Combination feeding

Lindsay Carr writes:

When Harry was born, he was tongue tied (although we didn’t know for several weeks) making it really tiring and difficult for him to get enough milk from me. He’d suck for a few minutes then fall asleep. In those first days he was sleepy, jaundiced and his blood sugar was low because he simply wasn’t getting enough.

I hand expressed colostrum in hospital to encourage its production and get more into Harry, but I couldn’t produce enough, so we had to top it up with formula.

On day 3, a midwife visited and she was really concerned at how sleepy and jaundiced Harry was. When I explained how I’d been breastfeeding for a few minutes each side, she said it wasn’t nearly enough and advised us to get something in him urgently, and for me to start expressing so we could be sure he was drinking 50ml every 3 hours. I desperately wanted to breastfeed so I expressed for 8 hours a day, but it still didn’t produce enough so we had to top up his feeds with formula. It was stressful as we were worried about Harry and I was beyond exhausted from all the expressing. The ‘mum guilt’ had set in but I remember the midwife saying ‘formula isn’t poison’ and it’s true. The most important thing is to get food in your baby’s tummy, whether it’s breastmilk or formula.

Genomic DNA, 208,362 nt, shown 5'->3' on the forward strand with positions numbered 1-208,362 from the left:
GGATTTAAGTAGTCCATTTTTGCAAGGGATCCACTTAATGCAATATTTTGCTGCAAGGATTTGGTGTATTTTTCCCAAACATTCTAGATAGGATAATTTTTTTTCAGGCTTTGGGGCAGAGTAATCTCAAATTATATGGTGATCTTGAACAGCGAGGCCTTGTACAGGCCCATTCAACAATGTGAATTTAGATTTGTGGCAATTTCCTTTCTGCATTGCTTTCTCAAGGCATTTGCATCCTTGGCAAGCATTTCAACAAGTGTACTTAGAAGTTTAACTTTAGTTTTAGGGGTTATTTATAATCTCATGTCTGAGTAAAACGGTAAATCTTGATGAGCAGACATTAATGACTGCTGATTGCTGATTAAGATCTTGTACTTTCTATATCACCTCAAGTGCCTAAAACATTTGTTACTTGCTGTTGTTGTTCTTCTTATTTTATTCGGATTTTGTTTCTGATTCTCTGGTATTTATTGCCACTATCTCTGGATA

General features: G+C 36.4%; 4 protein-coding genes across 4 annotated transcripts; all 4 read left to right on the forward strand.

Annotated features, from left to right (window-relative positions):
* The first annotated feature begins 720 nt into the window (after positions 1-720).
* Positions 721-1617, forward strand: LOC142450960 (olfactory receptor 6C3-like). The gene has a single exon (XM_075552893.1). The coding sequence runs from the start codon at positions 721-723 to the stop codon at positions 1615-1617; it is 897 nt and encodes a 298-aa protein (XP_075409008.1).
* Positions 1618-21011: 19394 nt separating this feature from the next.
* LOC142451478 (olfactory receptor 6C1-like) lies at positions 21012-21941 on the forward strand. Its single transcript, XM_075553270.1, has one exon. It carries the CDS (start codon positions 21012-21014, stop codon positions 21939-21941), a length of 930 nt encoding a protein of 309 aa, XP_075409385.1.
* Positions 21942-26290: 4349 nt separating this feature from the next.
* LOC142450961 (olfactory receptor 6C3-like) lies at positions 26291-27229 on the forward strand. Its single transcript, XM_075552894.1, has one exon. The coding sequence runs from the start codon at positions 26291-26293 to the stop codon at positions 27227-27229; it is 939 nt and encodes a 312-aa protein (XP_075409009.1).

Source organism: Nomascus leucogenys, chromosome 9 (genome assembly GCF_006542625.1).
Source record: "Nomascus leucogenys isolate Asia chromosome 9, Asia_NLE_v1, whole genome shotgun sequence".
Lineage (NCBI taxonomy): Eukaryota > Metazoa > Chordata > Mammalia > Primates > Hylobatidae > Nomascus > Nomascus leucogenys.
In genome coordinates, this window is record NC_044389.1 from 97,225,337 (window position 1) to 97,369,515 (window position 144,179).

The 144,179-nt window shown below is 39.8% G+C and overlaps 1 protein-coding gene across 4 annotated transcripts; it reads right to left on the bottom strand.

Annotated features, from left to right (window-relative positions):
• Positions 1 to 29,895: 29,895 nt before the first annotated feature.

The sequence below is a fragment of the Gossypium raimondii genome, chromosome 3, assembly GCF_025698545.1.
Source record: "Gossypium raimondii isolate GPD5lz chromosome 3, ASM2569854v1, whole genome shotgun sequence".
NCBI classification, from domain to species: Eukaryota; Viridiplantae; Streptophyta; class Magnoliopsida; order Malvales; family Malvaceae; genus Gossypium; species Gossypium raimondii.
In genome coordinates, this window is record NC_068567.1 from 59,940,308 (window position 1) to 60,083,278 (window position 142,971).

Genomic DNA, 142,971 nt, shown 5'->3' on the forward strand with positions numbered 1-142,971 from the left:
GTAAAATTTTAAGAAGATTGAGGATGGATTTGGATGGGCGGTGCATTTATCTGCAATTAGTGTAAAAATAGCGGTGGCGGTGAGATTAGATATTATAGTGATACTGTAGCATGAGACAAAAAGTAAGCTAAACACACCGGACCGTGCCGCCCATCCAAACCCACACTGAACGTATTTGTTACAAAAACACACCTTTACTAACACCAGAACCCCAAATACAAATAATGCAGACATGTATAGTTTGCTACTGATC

After a few weeks, Harry’s tongue tie was diagnosed and treated and he started breastfeeding much more easily. We continued with a daily bottle of formula for several reasons; it was reassuring to know he was having one big feed a day that we could measure, we wanted him to stay being comfortable with a bottle, and it meant my husband could do the feed so I could get a few hours of much needed sleep.

As mums, we all want the best for our babies, but if struggling to breastfeed means baby isn’t getting enough food or mum is left mentally and physically exhausted, then we are very fortunate to have the option formula to help us nourish our little ones when they need it.